Over the past year, Capitol observers have witnessed vacancies occur in state legislative offices. What is the process for filling vacancies in the California Legislature?
First, in Article IV, Section 2(d) of the California Constitution, it specifies that, “When a vacancy occurs in the Legislature the Governor immediately shall call an election to fill the vacancy.” As a result, a legislative vacancy is only filled by the electorate through a special election. Readers may recall that vacancies in constitutional offices are filled by a gubernatorial appointment, with legislative confirmation.
How is the phrase “immediately shall call” defined? It is not defined in the state Constitution, but a state statute specifies 14 calendar days.
Second, the specifics are provided in Government Code Section 1773 and apply to vacancies in either the Legislature or Congressional Representative (and not to the US Senate). Pursuant to Section 1773, when a vacancy occurs in either house of the Legislature, the Governor must, within 14 calendar days after the occurrence of the vacancy, issue a writ of election to fill the vacancy.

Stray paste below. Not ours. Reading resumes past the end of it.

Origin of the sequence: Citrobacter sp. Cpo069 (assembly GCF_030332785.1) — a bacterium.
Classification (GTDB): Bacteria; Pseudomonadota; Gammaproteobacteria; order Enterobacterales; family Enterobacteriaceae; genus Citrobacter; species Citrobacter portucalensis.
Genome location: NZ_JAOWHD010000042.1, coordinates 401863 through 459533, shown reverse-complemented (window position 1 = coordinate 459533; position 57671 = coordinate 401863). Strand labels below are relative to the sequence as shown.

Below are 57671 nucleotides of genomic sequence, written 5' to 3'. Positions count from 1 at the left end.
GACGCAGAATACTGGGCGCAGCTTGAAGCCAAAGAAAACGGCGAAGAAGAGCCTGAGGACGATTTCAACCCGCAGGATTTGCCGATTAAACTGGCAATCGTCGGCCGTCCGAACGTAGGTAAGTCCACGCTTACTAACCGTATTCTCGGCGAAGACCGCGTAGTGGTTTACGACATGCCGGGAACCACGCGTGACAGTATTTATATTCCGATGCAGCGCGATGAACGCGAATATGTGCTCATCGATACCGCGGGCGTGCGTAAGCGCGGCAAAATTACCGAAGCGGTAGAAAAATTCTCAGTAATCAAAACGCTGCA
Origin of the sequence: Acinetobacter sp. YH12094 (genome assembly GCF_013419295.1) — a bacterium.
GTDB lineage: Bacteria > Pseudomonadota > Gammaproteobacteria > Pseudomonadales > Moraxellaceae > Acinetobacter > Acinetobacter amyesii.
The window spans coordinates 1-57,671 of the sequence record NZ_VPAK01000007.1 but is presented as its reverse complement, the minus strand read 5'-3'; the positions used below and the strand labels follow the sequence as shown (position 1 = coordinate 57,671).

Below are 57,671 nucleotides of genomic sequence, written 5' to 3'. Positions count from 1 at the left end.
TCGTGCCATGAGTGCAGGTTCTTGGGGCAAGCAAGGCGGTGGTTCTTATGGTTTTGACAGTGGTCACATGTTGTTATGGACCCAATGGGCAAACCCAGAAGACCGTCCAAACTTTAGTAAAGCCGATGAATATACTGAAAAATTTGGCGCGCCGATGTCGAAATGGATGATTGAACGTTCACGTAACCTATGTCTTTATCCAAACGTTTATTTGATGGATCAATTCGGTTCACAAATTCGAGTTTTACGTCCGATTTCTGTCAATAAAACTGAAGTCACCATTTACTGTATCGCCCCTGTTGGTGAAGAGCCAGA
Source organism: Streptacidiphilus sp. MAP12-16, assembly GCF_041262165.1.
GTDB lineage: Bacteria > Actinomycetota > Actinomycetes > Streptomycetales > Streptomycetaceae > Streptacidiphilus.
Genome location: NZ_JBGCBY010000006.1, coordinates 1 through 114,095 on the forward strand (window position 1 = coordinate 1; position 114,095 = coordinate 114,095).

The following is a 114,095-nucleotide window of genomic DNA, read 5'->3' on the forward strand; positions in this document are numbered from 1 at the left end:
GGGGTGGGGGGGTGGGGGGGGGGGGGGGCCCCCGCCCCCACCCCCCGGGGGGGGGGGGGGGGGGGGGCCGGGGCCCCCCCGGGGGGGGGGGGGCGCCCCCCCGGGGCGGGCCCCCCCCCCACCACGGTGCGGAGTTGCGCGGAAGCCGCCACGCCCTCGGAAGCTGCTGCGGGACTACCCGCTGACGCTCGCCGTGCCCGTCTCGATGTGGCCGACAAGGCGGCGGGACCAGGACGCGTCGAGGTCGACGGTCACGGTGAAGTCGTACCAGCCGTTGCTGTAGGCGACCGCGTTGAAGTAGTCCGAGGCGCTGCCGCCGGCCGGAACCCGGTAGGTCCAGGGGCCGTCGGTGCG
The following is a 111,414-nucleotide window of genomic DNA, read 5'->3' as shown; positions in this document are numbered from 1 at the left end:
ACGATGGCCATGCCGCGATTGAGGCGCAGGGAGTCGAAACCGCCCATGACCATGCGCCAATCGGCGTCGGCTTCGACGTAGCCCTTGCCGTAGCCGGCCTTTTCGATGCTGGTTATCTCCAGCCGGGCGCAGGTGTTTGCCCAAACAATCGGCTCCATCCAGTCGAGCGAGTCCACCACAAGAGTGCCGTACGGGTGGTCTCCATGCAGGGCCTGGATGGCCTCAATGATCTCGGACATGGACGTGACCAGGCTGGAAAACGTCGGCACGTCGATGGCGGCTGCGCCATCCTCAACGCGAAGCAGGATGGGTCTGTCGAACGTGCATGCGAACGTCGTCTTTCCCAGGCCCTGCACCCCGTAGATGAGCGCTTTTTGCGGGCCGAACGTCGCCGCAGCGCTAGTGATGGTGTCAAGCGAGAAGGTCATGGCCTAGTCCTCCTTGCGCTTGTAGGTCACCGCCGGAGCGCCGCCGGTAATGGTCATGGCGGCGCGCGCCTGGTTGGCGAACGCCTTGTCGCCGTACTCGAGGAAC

There is one exception to this rule. When a vacancy occurs in a legislative office after the close of the nomination period in the final year of the term of office, no special election is held and the office remains vacant until the regularly scheduled election.
After the Governor issues writ of election, a special election is held and the vacancy in the State Senate or State Assembly is filled by the electors of that Assembly or Senate district.